Sleepwalking Into Nuclear War? Or Peace on Earth, Goodwill Towards Men?


On Christmas Day, 1776, George Washington restored hope and optimism within the struggling colonies and the bedraggled Continental Army that the British yoke could be removed and a free nation could be established as a beacon of hope for all mankind. It meant that Christmas celebrations had to be replaced with a stealth surprise attack, crossing the ice-filled Delaware River, in order to win a victory and restore confidence that the colonies could defeat the British.

Today, Christmas Day 2021, the Schiller Institute has released a timeline with a stern warning contained in its title: “Are We Sleepwalking into Thermonuclear World War III?” While Christmas is a time to give blessings and prayers for Peace On Earth and Goodwill Towards Men (Luke 2:14), we, like George Washington before us, must recognize that there can be no peace or goodwill if the current descent into war and a new dark age are not addressed and reversed, immediately. How can we celebrate the birth of the child Jesus as a savior of mankind while the trans-Atlantic nations are denying the means of subsistence to millions of children facing starvation in Afghanistan, in Yemen, and other nations as well? How can we honor the Prince of Peace while our political leaders are threatening economic destruction and even nuclear war on Russia and China?

President Vladimir Putin reflected this same sentiment during his four hour annual year end press conference Dec. 23. “Mr. President,” he was asked, “what should we prepare for? What is a realistic outlook, and since the word ‘war’ has been said out loud, have we estimated the probability of war even as the result of a provocation?” Putin answered by reviewing the history of Ukraine, which was created as a nation as part of the Soviet Union in 1922-24, including regions which were historically Russian, and with majority populations which spoke Russian. With the collapse of the U.S.S.R., these Russian citizens were stranded outside their own country, both in Crimea and the Donbas, but Russia accepted this—until the U.S.-backed neo-Nazi coup against the elected government in 2014. Putin said he could not turn his back on the Russian people in Crimea who voted overwhelmingly to rejoin Russia, but when the people of the Donbas formed independent republics, he negotiated with Kiev, and with the Western powers, to not use military force against them, while peace was negotiated. But now, Putin said, “we hear: war, war, war,” with preparations to use military force against the Donbas, while “under the cover of these new weapon systems [delivered by the U.S.], radicals may well decide to settle the Donbas issue, as well as the Crimea issue.”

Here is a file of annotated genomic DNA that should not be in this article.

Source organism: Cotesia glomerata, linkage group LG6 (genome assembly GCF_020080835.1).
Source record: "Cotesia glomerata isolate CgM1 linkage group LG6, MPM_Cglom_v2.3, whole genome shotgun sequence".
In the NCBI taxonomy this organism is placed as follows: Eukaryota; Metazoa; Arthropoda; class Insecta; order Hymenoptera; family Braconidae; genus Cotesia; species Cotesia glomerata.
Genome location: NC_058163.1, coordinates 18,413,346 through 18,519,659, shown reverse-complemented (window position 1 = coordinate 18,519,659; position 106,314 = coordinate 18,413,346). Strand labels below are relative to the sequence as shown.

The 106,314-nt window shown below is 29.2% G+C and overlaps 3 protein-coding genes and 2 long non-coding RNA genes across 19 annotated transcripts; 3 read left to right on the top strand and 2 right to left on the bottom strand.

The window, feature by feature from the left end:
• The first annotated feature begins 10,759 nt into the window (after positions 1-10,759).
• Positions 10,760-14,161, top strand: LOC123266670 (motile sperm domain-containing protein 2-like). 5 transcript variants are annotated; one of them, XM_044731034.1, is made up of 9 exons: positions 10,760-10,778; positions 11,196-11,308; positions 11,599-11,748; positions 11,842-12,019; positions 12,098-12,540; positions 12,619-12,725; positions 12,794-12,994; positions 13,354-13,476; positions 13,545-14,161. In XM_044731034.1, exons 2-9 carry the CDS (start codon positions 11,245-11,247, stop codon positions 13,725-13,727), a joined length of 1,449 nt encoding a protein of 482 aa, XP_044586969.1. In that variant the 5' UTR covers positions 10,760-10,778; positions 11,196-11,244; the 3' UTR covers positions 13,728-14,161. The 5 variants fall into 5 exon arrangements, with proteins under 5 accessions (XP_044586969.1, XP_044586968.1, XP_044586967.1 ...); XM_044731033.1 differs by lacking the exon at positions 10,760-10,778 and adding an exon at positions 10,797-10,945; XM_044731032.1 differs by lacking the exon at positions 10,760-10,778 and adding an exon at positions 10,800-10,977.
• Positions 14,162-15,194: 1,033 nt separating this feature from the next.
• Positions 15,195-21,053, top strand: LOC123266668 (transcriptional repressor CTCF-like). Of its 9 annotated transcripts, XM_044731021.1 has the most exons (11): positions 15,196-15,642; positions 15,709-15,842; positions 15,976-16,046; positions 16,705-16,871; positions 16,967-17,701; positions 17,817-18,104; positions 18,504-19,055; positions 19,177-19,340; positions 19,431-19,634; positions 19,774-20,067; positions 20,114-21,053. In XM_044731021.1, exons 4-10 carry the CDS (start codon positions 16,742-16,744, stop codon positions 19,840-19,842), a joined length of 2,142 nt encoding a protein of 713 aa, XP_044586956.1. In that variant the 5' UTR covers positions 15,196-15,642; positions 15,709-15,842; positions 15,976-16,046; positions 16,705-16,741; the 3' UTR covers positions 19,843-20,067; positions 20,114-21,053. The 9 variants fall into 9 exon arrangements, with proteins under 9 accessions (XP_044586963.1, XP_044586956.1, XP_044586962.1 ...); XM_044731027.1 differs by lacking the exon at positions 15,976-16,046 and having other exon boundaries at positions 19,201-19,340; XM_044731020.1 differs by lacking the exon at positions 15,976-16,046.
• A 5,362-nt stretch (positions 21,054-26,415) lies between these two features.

Most revealingly, Putin concluded his answer: “This is a serious matter. I have just spoken about our plans for infrastructure development, social policy, and healthcare. But what does it all mean if we end up in the conflict you are asking about? This is not our choice, and we do not want it.”

There are some positive steps, however tentative, indicating that some in the West are trying to pull back from the brink. A ceasefire was negotiated in Ukraine by the OSCE, working with representatives from Kiev, the Donbas and Russia. Talks are planned for early January between Russia, the U.S. and several European states on the security demands presented by Russia, as well as strategic stability. Putin said that “the overall response we have been seeing has been quite positive. Our American partners are telling us that they are ready to launch this conversation…. Both sides have appointed representatives.”

Also indicating some steps toward sanity, the UN has agreed to lift sanctions on humanitarian aid to be delivered to Afghanistan over the next year, while former Afghan President (during the occupation) Hamid Karzai, told CNN that the world must work with the reality on the ground, meaning the Taliban government, and to “bring Afghanis together.” Asked about Taliban “atrocities,” Karzai said there were atrocities on all sides—Americans bombing villages, Taliban suicide bombers. Now there must be peace: “we must plan for the future.” He added that there had been some small aid during the war—some roads, some education facilities and so fourth, “but under the name of a war against terorism, it has been a disaster for us.” He asked for a “relationship of respect and understanding” between Afghanistan and the U.S.

While we mobilize to prevent war, to reverse the financial and economic collapse, to provide modern health systems to all nations, to build independent and productive nations worldwide, to restore classical culture—these are all One, and will only be achieved as a One, a new paradigm for mankind. Let us celebrate Christmas with that dedication, that commitment to truly achieve Goodwill Towards Men.

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  • Mike Billington
    published this page in Home 2021-12-25 10:49:46 -0500